Cutting a movie trailer may be primarily an act of salesmanship, as mercenary in its goals as a fast food commercial or a pop-up ad, but there is an art to it. The best “coming attractions” manage to stoke anticipation while either capturing the spirit of the film in question or—and this is rare, admittedly—carving out their own fascinating identity. Below, we’ve selected the 10 trailers that impressed us the most these past 12 months. These are not, it should be noted, the most popular trailers of the year (though one of them is). Rather, they’re the ones that worked best as shrewdly effective advertising, artful montage, or, ideally, both. Did we forget a crucial choice? Tell us about it in the comments below. And check back tomorrow when, at long last, we unveil our favorite films of the year.
On first watch, it seems to put the tease in teaser, “rewarding” the salivating faithful with a measly 11 shots, none featuring characters anyone has ever seen before. But with the Force not awakening for another full year, perhaps it’s best that the marketing whizzes of The Empire (sorry, Disney) seem committed to preserving the mystery of this return engagement to a galaxy far, far away. Anyway, there’s still plenty to obsess over in the 90-second spot, whose artfully arranged excerpts—a panicked John Boyega rising dramatically into frame, a presumed Sith lord unsheathing his impractical lightsaber—at least suggest that the Padawan at the helm (some guy named J.J.) can orchestrate a little mythic imagery. In an age when trailers tend to reveal too much, there’s value to one that leaves audiences wanting more. And let’s face it: It could have been a minute and a half of dancing Ewoks and we all would have still helped it become the most watched trailer ever.
Cherry-picking a single enticing scene from a movie and allowing it to function as the full theatrical trailer isn’t a new trick, but it remains a rare one. The preview for American Sniper, Clint Eastwood’s biopic about the deadliest sharpshooter in U.S. military history, repurposes and slightly modifies a tense early scene of Chris Kyle (Bradley Cooper) agonizing over whether to take out a civilian child with an explosive device in his arms. There’s something a little queasy about using this moral dilemma to sell tickets, but damn if it isn’t an effective strategy: Eastwood’s clean, muscular direction sells itself, and one leaves itching to see the resolution of the cliffhanger—even if getting hooked by the possibility that a little kid will be shot dead is kind of sick.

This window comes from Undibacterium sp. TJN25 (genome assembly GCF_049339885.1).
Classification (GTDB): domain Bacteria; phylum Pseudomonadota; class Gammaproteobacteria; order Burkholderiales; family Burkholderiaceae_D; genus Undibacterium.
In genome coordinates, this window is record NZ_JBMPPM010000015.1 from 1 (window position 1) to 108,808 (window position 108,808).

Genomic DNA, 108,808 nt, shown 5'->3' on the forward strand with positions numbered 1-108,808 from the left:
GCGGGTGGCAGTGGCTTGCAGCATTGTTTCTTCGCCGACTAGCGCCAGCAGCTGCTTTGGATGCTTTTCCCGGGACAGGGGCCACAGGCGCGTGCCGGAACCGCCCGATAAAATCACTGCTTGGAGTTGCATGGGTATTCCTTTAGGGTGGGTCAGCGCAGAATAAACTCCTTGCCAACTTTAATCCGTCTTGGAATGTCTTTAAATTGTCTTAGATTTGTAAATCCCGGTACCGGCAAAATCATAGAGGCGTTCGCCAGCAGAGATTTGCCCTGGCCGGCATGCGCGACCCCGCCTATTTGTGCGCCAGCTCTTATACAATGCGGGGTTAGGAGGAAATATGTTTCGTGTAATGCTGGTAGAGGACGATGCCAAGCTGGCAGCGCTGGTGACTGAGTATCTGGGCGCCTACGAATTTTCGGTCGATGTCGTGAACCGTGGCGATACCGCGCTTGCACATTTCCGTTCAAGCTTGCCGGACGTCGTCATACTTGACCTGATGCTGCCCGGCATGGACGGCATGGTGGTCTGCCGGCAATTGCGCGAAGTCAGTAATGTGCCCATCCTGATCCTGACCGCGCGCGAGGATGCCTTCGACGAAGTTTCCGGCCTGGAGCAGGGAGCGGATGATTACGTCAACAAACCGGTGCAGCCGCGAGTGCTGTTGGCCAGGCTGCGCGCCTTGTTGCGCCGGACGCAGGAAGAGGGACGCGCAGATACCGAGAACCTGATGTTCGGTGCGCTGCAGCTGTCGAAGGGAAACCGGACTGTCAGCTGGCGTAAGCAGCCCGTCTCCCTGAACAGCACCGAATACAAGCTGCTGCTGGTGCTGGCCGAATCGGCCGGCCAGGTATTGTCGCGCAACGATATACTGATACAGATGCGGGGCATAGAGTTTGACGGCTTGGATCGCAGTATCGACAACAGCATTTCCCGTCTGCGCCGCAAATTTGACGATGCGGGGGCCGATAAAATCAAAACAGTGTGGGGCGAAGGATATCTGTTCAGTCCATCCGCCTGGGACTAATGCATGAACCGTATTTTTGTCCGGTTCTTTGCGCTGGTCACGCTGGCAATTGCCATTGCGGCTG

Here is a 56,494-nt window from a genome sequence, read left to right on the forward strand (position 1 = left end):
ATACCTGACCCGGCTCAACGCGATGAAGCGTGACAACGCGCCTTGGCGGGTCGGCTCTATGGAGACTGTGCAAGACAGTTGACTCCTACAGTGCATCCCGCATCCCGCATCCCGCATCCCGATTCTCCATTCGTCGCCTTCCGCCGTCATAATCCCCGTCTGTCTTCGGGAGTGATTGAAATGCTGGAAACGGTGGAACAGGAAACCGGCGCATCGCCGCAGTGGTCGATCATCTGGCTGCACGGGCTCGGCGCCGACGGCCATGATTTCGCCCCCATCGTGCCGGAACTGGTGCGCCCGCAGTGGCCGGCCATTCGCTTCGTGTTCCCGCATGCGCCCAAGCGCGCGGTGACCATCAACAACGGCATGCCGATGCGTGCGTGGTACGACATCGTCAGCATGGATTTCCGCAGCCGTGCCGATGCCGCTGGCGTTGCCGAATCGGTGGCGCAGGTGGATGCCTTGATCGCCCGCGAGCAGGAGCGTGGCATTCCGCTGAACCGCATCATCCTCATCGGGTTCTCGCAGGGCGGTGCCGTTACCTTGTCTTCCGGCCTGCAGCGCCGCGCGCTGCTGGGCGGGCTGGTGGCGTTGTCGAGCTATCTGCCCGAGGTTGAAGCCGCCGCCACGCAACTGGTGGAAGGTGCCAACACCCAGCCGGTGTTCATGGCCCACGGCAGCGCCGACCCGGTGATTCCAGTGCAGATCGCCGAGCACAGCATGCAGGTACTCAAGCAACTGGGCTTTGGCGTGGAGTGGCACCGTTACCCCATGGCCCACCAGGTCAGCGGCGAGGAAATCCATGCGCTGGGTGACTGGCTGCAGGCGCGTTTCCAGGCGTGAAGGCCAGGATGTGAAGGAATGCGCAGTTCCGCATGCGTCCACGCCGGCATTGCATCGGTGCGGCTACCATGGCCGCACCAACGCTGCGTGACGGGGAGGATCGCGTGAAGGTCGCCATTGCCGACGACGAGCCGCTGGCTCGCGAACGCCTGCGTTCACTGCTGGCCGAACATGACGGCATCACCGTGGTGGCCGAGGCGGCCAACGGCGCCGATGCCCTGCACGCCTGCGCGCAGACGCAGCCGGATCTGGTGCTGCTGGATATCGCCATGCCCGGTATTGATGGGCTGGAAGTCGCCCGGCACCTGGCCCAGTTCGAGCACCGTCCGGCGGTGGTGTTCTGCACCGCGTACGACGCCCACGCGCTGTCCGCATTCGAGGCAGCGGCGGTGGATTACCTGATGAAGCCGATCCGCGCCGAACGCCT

Documentaries are rarely granted unique or extraordinary trailers, possibly because their distributors assume that trying to “trick” audiences into seeing a non-fiction film is a lost cause. (And the people already inclined to shell out cash for a bunch of talking heads don’t need to be sweet-talked into it—or so the argument might go.) But Citizenfour isn’t an ordinary documentary, and that’s nicely reflected in this short and evocative clip, which marries audio of director Laura Poitras reading a clandestine correspondence to images of ordinary locations rendered unsettling through context. A powerful sense of surveillance and paranoia is quickly and simply conveyed. And then comes the climactic appearance of Edward Snowden, which the trailer treats like that moment in a blockbuster preview when a famous character or franchise element is finally revealed. Masterful stuff.
Everything terrific about Dan Gilroy’s directorial debut—its nocturnal vision of Los Angeles, its midnight-black humor, Jake Gyllenhaal’s ghoulish embodiment of self-actualization gone wrong—is crammed into a fleet 94 seconds. Incorporating footage not actually seen in the finished film, and repeating one of Lou Bloom’s self-help mantras until it sounds like the ravings of a lunatic (which it essentially is), the teaser captures the twisted allure of Nightcrawler much better than the subsequent (and too plot-heavy) full trailer. Again, less can be more.